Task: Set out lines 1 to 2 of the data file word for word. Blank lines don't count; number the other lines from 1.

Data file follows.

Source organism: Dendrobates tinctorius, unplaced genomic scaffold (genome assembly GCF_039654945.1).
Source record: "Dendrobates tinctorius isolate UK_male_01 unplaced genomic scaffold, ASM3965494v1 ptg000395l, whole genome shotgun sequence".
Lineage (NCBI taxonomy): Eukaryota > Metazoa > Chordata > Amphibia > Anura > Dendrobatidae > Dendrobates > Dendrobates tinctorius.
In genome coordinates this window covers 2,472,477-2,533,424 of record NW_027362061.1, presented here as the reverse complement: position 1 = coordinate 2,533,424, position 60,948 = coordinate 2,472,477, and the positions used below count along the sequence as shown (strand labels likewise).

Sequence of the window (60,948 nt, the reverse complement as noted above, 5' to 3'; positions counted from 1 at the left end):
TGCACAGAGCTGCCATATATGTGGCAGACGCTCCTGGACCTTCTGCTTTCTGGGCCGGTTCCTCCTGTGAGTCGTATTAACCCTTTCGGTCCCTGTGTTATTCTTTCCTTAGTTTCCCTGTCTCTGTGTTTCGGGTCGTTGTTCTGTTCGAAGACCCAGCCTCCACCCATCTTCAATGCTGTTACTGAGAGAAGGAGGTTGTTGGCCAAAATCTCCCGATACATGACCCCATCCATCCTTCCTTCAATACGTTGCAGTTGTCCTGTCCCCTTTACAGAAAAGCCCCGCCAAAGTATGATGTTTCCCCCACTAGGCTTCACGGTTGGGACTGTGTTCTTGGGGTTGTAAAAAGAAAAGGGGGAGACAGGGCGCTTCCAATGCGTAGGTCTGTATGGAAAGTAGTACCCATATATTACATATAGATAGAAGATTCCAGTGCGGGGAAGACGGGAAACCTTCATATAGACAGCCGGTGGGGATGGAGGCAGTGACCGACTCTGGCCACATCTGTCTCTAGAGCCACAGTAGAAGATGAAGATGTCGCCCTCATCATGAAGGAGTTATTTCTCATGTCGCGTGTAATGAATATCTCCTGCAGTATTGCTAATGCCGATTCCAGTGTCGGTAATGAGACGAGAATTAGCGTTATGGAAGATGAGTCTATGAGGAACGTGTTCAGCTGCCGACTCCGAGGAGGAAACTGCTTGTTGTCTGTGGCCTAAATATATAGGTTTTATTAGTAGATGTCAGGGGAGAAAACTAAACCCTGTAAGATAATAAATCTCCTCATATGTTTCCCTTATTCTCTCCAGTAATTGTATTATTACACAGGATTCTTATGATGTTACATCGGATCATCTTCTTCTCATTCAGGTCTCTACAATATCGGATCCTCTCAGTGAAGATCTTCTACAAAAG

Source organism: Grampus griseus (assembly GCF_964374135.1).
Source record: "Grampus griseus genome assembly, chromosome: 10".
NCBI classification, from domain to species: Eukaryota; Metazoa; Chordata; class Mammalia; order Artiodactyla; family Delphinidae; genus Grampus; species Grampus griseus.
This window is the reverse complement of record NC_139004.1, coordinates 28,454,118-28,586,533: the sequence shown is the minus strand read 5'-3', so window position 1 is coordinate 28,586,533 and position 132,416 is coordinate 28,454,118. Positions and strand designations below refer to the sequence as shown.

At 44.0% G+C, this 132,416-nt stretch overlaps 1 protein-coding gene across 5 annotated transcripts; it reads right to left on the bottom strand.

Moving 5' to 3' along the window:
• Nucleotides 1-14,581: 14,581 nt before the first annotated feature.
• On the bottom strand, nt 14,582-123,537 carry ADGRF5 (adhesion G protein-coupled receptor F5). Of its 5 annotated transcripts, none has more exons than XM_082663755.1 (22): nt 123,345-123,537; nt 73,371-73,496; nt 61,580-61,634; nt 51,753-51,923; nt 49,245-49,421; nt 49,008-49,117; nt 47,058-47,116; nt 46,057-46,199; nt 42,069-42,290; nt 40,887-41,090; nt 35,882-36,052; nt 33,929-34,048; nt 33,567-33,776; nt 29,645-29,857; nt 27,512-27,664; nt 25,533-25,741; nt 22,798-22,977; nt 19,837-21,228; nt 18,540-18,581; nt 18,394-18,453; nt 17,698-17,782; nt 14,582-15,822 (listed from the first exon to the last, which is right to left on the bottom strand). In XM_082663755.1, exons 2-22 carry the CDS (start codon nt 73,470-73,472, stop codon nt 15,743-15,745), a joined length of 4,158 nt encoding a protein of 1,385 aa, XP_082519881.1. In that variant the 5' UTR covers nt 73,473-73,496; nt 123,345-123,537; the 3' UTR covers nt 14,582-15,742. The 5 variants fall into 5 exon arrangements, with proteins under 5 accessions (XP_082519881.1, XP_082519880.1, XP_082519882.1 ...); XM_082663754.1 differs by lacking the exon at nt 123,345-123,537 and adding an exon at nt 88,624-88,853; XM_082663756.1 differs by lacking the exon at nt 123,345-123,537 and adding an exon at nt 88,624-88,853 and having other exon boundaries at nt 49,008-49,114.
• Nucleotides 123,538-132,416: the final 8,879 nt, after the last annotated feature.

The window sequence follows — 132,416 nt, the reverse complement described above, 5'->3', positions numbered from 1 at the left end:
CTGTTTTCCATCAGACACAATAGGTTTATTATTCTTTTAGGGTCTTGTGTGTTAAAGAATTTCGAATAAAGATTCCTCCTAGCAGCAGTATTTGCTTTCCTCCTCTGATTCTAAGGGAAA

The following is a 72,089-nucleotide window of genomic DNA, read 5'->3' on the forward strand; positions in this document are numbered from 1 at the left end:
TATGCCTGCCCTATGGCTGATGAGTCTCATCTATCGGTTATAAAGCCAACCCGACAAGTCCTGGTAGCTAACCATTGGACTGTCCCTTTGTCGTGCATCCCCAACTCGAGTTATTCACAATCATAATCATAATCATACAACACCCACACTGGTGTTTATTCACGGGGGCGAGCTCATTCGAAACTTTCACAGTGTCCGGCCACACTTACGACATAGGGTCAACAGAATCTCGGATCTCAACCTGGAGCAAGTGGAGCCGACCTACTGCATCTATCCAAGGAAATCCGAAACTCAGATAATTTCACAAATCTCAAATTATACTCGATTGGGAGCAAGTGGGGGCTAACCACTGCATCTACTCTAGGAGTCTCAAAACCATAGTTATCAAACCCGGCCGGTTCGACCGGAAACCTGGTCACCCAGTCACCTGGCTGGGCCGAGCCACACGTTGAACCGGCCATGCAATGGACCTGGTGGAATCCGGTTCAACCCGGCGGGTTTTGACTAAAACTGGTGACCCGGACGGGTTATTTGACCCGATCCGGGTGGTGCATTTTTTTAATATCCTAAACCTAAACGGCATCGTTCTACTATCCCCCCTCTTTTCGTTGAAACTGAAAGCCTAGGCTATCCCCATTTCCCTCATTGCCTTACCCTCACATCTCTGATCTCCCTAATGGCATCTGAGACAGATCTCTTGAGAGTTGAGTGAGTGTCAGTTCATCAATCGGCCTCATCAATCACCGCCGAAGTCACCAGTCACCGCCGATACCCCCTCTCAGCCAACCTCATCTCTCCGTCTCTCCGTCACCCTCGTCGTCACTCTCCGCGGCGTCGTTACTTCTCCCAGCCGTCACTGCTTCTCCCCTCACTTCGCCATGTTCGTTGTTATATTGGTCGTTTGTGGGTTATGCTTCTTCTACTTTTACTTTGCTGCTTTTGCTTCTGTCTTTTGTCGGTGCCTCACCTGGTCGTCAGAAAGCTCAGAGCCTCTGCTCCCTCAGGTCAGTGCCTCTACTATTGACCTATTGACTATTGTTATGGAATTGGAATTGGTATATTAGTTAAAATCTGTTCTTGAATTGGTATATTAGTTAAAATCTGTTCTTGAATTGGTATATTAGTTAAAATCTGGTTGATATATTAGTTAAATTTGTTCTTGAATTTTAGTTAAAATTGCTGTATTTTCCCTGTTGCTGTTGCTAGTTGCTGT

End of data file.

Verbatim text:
Source organism: Dendrobates tinctorius, unplaced genomic scaffold (genome assembly GCF_039654945.1).
Source record: "Dendrobates tinctorius isolate UK_male_01 unplaced genomic scaffold, ASM3965494v1 ptg000395l, whole genome shotgun sequence".